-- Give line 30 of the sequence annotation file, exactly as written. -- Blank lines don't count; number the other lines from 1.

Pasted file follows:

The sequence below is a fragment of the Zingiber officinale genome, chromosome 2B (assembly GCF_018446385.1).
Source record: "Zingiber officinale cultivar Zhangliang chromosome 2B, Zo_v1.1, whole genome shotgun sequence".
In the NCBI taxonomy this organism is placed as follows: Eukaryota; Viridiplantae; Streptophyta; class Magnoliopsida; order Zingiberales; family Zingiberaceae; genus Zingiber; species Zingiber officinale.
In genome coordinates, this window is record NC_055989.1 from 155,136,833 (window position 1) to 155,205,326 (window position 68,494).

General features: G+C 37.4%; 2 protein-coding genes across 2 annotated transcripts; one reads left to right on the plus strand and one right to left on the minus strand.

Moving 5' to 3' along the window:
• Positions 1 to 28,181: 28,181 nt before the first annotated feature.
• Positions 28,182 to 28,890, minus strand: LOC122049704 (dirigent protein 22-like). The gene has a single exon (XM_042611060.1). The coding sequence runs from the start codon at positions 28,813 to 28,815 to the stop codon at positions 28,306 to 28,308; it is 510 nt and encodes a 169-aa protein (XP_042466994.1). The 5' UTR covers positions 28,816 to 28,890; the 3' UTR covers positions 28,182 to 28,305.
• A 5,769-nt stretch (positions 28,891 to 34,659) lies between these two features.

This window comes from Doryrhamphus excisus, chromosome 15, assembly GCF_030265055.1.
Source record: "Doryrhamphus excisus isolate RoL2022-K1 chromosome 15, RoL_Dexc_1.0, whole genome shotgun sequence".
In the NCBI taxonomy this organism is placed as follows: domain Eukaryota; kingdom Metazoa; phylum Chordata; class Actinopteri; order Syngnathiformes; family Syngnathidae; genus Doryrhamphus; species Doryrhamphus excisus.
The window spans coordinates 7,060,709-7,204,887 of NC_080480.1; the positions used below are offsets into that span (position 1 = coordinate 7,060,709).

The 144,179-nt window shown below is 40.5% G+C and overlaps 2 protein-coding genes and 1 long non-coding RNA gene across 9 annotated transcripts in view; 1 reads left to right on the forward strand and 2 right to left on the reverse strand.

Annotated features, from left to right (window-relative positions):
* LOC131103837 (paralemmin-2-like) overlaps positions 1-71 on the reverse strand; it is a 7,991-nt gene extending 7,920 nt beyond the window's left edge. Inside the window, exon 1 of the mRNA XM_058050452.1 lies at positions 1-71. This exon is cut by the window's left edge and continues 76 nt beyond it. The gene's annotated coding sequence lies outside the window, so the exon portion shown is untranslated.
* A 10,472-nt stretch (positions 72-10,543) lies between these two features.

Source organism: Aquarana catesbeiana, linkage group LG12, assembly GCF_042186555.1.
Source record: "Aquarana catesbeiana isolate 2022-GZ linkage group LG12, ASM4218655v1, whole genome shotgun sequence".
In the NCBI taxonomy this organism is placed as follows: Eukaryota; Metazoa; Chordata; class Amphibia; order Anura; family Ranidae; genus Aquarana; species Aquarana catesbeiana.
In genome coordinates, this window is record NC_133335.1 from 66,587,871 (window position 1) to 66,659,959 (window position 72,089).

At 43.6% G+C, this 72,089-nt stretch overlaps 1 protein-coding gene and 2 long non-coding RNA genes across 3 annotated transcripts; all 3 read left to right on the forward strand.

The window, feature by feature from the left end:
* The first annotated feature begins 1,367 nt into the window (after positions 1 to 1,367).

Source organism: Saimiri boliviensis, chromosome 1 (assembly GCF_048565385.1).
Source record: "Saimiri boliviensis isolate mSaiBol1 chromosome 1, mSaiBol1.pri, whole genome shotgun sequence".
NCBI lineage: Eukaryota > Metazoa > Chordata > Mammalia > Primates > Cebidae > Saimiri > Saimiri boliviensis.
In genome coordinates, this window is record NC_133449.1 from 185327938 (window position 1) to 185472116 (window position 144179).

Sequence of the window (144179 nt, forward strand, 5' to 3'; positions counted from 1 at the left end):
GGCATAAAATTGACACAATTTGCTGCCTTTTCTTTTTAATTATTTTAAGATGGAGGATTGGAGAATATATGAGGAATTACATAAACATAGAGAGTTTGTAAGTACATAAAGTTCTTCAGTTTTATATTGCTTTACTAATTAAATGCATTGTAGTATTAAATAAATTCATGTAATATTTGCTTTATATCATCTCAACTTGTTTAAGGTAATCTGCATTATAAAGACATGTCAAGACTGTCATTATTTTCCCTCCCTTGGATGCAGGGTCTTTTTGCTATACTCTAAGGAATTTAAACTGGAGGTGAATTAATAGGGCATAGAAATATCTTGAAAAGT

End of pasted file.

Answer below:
GGCATAAAATTGACACAATTTGCTGCCTTTTCTTTTTAATTATTTTAAGATGGAGGATTGGAGAATATATGAGGAATTACATAAACATAGAGAGTTTGTAAGTACATAAAGTTCTTCAGTTTTATATTGCTTTACTAATTAAATGCATTGTAGTATTAAATAAATTCATGTAATATTTGCTTTATATCATCTCAACTTGTTTAAGGTAATCTGCATTATAAAGACATGTCAAGACTGTCATTATTTTCCCTCCCTTGGATGCAGGGTCTTTTTGCTATACTCTAAGGAATTTAAACTGGAGGTGAATTAATAGGGCATAGAAATATCTTGAAAAGT